The **pivot** or **pivot element** is the element of a matrix, or an array, which is selected first by an algorithm (e.g. Gaussian elimination, simplex algorithm, etc.), to do certain calculations. In the case of matrix algorithms, a pivot entry is usually required to be at least distinct from zero, and often distant from it; in this case finding this element is called **pivoting**. Pivoting may be followed by an interchange of rows or columns to bring the pivot to a fixed position and allow the algorithm to proceed successfully, and possibly to reduce round-off error. It is often used for verifying row echelon form.

Pivoting might be thought of as swapping or sorting rows or columns in a matrix, and thus it can be represented as multiplication by permutation matrices. However, algorithms rarely move the matrix elements because this would cost too much time; instead, they just keep track of the permutations.

Overall, pivoting adds more operations to the computational cost of an algorithm. These additional operations are sometimes necessary for the algorithm to work at all. Other times these additional operations are worthwhile because they add numerical stability to the final result.

In the case of Gaussian elimination, the algorithm requires that pivot elements not be zero. Interchanging rows or columns in the case of a zero pivot element is necessary. The system below requires the interchange of rows 2 and 3 to perform elimination.

The system that results from pivoting is as follows and will allow the elimination algorithm and backwards substitution to output the solution to the system.

Furthermore, in Gaussian elimination it is generally desirable to choose a pivot element with large absolute value. This improves the numerical stability. The following system is dramatically affected by round-off error when Gaussian elimination and backwards substitution are performed.

This system has the exact solution of *x*_{1} = 10.00 and *x*_{2} = 1.000, but when the elimination algorithm and backwards substitution are performed using four-digit arithmetic, the small value of *a*_{11} causes small round-off errors to be propagated. The algorithm without pivoting yields the approximation of *x*_{1} ≈ 9873.3 and *x*_{2} ≈ 4. In this case it is desirable that we interchange the two rows so that *a*_{21} is in the pivot position

Considering this system, the elimination algorithm and backwards substitution using four-digit arithmetic yield the correct values *x*_{1} = 10.00 and *x*_{2} = 1.000.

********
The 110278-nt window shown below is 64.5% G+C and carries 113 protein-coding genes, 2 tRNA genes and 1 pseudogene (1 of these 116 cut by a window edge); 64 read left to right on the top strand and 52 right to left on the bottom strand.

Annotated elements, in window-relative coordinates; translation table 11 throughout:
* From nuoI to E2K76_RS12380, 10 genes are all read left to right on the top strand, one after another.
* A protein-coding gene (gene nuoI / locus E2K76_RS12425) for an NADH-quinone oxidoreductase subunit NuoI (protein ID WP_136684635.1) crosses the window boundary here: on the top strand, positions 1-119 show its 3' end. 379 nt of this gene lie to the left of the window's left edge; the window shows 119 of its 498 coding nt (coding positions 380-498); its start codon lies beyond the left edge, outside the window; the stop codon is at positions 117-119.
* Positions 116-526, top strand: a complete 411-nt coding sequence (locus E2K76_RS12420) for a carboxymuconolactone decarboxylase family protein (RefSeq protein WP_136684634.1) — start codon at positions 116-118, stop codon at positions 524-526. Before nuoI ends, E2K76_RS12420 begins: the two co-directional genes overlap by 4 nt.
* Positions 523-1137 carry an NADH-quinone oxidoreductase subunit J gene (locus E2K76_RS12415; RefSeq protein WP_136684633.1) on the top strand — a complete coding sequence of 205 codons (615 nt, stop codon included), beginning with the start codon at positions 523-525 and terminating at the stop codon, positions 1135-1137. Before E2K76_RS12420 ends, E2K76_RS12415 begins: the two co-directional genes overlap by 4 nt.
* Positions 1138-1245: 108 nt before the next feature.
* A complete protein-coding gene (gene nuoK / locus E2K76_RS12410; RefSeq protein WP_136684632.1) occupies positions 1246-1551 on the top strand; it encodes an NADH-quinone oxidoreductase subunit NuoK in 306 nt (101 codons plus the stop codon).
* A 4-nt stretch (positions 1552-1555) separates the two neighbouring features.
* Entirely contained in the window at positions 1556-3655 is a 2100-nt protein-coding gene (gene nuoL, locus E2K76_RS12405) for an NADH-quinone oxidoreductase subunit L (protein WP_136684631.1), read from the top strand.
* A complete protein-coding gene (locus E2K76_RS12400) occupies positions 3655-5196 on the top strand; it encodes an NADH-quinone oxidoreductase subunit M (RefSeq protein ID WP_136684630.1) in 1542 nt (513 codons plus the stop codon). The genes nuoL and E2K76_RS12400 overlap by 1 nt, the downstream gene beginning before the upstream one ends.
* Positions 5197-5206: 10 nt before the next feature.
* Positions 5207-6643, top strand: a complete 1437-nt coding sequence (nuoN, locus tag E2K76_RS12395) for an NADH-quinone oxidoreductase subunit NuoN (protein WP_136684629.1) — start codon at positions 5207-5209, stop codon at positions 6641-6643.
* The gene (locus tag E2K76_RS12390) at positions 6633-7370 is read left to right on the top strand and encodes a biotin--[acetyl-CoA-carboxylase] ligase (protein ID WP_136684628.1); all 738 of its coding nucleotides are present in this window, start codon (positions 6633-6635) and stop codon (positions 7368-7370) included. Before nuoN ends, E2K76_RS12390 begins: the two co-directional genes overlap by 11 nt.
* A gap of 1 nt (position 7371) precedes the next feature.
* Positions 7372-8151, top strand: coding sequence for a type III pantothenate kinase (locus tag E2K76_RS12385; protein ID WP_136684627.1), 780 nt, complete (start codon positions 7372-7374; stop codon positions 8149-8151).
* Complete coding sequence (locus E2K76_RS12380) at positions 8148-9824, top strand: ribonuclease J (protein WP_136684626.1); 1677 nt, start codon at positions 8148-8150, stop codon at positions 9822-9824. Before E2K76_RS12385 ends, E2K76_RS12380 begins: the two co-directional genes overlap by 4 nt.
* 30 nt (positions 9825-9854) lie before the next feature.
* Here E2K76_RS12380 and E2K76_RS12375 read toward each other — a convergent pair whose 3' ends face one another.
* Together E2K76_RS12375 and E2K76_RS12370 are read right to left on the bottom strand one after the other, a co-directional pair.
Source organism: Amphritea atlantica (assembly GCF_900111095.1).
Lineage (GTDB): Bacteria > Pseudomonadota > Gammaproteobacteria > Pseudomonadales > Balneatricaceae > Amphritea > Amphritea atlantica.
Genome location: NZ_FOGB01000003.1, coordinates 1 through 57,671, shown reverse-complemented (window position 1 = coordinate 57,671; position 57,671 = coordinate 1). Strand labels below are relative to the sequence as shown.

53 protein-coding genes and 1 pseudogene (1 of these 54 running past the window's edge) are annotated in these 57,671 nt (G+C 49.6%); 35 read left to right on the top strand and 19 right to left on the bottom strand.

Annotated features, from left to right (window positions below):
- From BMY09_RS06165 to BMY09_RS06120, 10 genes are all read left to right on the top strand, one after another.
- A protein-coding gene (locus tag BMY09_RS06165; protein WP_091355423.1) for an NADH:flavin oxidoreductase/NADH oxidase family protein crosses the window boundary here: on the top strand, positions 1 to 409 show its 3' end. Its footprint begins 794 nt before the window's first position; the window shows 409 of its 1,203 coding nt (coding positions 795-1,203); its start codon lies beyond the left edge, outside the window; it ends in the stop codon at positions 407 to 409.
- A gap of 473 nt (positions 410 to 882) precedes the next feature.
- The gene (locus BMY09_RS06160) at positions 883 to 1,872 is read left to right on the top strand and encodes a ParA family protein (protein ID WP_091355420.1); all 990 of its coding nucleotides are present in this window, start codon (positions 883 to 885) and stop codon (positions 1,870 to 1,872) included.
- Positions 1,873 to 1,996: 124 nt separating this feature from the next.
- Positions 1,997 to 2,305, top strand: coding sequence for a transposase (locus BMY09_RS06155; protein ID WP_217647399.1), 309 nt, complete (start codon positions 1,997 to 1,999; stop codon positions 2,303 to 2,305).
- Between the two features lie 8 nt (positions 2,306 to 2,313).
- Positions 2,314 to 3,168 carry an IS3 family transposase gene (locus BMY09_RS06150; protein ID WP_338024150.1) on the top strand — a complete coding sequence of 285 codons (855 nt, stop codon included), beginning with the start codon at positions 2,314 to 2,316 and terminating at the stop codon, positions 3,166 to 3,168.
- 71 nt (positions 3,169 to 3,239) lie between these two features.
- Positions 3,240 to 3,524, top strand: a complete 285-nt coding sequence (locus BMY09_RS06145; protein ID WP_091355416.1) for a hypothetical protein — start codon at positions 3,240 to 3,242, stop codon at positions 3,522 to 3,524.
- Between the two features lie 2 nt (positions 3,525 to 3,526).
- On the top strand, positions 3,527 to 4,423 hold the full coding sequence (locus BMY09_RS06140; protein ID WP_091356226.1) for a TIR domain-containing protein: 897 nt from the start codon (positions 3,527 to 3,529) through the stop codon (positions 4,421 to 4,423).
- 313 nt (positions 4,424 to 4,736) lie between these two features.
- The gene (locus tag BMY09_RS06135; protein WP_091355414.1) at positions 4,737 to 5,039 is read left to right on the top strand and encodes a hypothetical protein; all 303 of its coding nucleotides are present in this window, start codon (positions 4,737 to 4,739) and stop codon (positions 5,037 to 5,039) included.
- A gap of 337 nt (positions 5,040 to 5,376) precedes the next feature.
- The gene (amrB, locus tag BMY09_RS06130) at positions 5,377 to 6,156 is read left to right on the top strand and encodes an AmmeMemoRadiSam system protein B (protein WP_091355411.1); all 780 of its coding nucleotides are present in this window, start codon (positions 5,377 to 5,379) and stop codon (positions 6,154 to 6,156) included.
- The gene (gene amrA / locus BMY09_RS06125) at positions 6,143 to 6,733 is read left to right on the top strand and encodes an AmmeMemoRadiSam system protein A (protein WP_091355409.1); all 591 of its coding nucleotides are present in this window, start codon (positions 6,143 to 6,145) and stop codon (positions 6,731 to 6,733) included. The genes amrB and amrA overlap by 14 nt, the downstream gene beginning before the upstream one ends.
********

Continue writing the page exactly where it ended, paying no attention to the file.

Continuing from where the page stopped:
In **partial pivoting**, the algorithm selects the entry with largest absolute value from the column of the matrix that is currently being considered as the pivot element. More specifically, when reducing a matrix to row echelon form, partial pivoting swaps rows before the column's row reduction to make the pivot element have the largest absolute value compared to the elements below in the same column. Partial pivoting is generally sufficient to adequately reduce round-off error.

However, for certain systems and algorithms, **complete pivoting** (or maximal pivoting) may be required for acceptable accuracy. Complete pivoting interchanges both rows and columns in order to use the largest (by absolute value) element in the matrix as the pivot. Complete pivoting is usually not necessary to ensure numerical stability and, due to the additional cost of searching for the maximal element, the improvement in numerical stability that it provides is typically outweighed by its reduced efficiency for all but the smallest matrices. Hence, it is rarely used.^{[1]}

Another strategy, known as **rook pivoting** also interchanges both rows and columns but only guarantees that the chosen pivot is simultaneously the largest possible entry in its row and the largest possible entry in its column, as opposed to the largest possible in the entire remaining submatrix.^{[2]} When implemented on serial computers this strategy has expected cost of only about three times that of partial pivoting and is therefore cheaper than complete pivoting. Rook pivoting has been proved to be more stable than partial pivoting both theoretically and in practice.

A variation of the partial pivoting strategy is scaled pivoting. In this approach, the algorithm selects as the pivot element the entry that is largest relative to the entries in its row. This strategy is desirable when entries' large differences in magnitude lead to the propagation of round-off error. Scaled pivoting should be used in a system like the one below where a row's entries vary greatly in magnitude. In the example below, it would be desirable to interchange the two rows because the current pivot element 30 is larger than 5.291 but it is relatively small compared with the other entries in its row. Without row interchange in this case, rounding errors will be propagated as in the previous example.

A pivot position in a matrix, A, is a position in the matrix that corresponds to a row–leading 1 in the reduced row echelon form of A. Since the reduced row echelon form of A is unique, the pivot positions are uniquely determined and do not depend on whether or not row interchanges are performed in the reduction process. Also, the pivot of a row must appear to the right of the pivot in the above row in row echelon form.